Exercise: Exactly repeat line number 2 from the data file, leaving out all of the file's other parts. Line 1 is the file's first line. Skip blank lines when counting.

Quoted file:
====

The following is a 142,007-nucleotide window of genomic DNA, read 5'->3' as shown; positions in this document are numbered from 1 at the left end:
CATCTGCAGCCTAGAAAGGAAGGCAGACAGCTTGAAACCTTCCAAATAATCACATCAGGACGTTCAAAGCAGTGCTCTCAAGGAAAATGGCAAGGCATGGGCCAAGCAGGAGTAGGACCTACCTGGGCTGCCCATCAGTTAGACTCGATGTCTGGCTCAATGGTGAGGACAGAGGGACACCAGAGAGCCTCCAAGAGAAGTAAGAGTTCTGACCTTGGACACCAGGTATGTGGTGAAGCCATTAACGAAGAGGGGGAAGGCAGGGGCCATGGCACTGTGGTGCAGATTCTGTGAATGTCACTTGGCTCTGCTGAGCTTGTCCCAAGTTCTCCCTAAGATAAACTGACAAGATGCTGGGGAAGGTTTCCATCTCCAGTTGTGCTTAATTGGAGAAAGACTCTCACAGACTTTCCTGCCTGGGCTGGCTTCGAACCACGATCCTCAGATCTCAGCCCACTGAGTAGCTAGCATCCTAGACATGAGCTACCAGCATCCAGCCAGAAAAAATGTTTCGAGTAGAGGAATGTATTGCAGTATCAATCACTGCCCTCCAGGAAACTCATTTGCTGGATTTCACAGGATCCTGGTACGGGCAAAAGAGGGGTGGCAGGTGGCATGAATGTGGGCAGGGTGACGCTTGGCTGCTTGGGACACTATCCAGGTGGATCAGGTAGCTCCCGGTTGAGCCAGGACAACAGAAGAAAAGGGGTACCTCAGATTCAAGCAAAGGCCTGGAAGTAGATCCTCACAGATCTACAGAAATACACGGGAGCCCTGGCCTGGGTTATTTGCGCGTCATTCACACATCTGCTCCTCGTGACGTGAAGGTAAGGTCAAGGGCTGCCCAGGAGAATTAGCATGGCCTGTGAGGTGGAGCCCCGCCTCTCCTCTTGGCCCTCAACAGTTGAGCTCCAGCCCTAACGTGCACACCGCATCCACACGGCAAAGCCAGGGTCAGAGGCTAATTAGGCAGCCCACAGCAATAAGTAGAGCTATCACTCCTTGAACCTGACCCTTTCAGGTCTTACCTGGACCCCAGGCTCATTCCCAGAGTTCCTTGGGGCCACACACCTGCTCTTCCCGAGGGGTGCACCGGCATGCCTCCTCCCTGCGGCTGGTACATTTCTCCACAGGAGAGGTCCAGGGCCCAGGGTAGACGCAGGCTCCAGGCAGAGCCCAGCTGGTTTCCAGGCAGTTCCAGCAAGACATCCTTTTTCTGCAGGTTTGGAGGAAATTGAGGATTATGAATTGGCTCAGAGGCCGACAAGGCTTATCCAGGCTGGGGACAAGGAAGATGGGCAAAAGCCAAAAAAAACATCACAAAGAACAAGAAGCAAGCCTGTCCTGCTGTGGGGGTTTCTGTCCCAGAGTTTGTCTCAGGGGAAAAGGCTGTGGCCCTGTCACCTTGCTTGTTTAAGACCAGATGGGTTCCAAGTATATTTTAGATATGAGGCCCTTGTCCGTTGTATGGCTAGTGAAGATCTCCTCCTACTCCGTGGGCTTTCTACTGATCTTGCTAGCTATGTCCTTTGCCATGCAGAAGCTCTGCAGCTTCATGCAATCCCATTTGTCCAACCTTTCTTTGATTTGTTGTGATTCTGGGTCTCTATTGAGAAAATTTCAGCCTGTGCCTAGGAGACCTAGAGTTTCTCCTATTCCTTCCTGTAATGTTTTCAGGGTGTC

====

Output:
CATCTGCAGCCTAGAAAGGAAGGCAGACAGCTTGAAACCTTCCAAATAATCACATCAGGACGTTCAAAGCAGTGCTCTCAAGGAAAATGGCAAGGCATGGGCCAAGCAGGAGTAGGACCTACCTGGGCTGCCCATCAGTTAGACTCGATGTCTGGCTCAATGGTGAGGACAGAGGGACACCAGAGAGCCTCCAAGAGAAGTAAGAGTTCTGACCTTGGACACCAGGTATGTGGTGAAGCCATTAACGAAGAGGGGGAAGGCAGGGGCCATGGCACTGTGGTGCAGATTCTGTGAATGTCACTTGGCTCTGCTGAGCTTGTCCCAAGTTCTCCCTAAGATAAACTGACAAGATGCTGGGGAAGGTTTCCATCTCCAGTTGTGCTTAATTGGAGAAAGACTCTCACAGACTTTCCTGCCTGGGCTGGCTTCGAACCACGATCCTCAGATCTCAGCCCACTGAGTAGCTAGCATCCTAGACATGAGCTACCAGCATCCAGCCAGAAAAAATGTTTCGAGTAGAGGAATGTATTGCAGTATCAATCACTGCCCTCCAGGAAACTCATTTGCTGGATTTCACAGGATCCTGGTACGGGCAAAAGAGGGGTGGCAGGTGGCATGAATGTGGGCAGGGTGACGCTTGGCTGCTTGGGACACTATCCAGGTGGATCAGGTAGCTCCCGGTTGAGCCAGGACAACAGAAGAAAAGGGGTACCTCAGATTCAAGCAAAGGCCTGGAAGTAGATCCTCACAGATCTACAGAAATACACGGGAGCCCTGGCCTGGGTTATTTGCGCGTCATTCACACATCTGCTCCTCGTGACGTGAAGGTAAGGTCAAGGGCTGCCCAGGAGAATTAGCATGGCCTGTGAGGTGGAGCCCCGCCTCTCCTCTTGGCCCTCAACAGTTGAGCTCCAGCCCTAACGTGCACACCGCATCCACACGGCAAAGCCAGGGTCAGAGGCTAATTAGGCAGCCCACAGCAATAAGTAGAGCTATCACTCCTTGAACCTGACCCTTTCAGGTCTTACCTGGACCCCAGGCTCATTCCCAGAGTTCCTTGGGGCCACACACCTGCTCTTCCCGAGGGGTGCACCGGCATGCCTCCTCCCTGCGGCTGGTACATTTCTCCACAGGAGAGGTCCAGGGCCCAGGGTAGACGCAGGCTCCAGGCAGAGCCCAGCTGGTTTCCAGGCAGTTCCAGCAAGACATCCTTTTTCTGCAGGTTTGGAGGAAATTGAGGATTATGAATTGGCTCAGAGGCCGACAAGGCTTATCCAGGCTGGGGACAAGGAAGATGGGCAAAAGCCAAAAAAAACATCACAAAGAACAAGAAGCAAGCCTGTCCTGCTGTGGGGGTTTCTGTCCCAGAGTTTGTCTCAGGGGAAAAGGCTGTGGCCCTGTCACCTTGCTTGTTTAAGACCAGATGGGTTCCAAGTATATTTTAGATATGAGGCCCTTGTCCGTTGTATGGCTAGTGAAGATCTCCTCCTACTCCGTGGGCTTTCTACTGATCTTGCTAGCTATGTCCTTTGCCATGCAGAAGCTCTGCAGCTTCATGCAATCCCATTTGTCCAACCTTTCTTTGATTTGTTGTGATTCTGGGTCTCTATTGAGAAAATTTCAGCCTGTGCCTAGGAGACCTAGAGTTTCTCCTATTCCTTCCTGTAATGTTTTCAGGGTGTC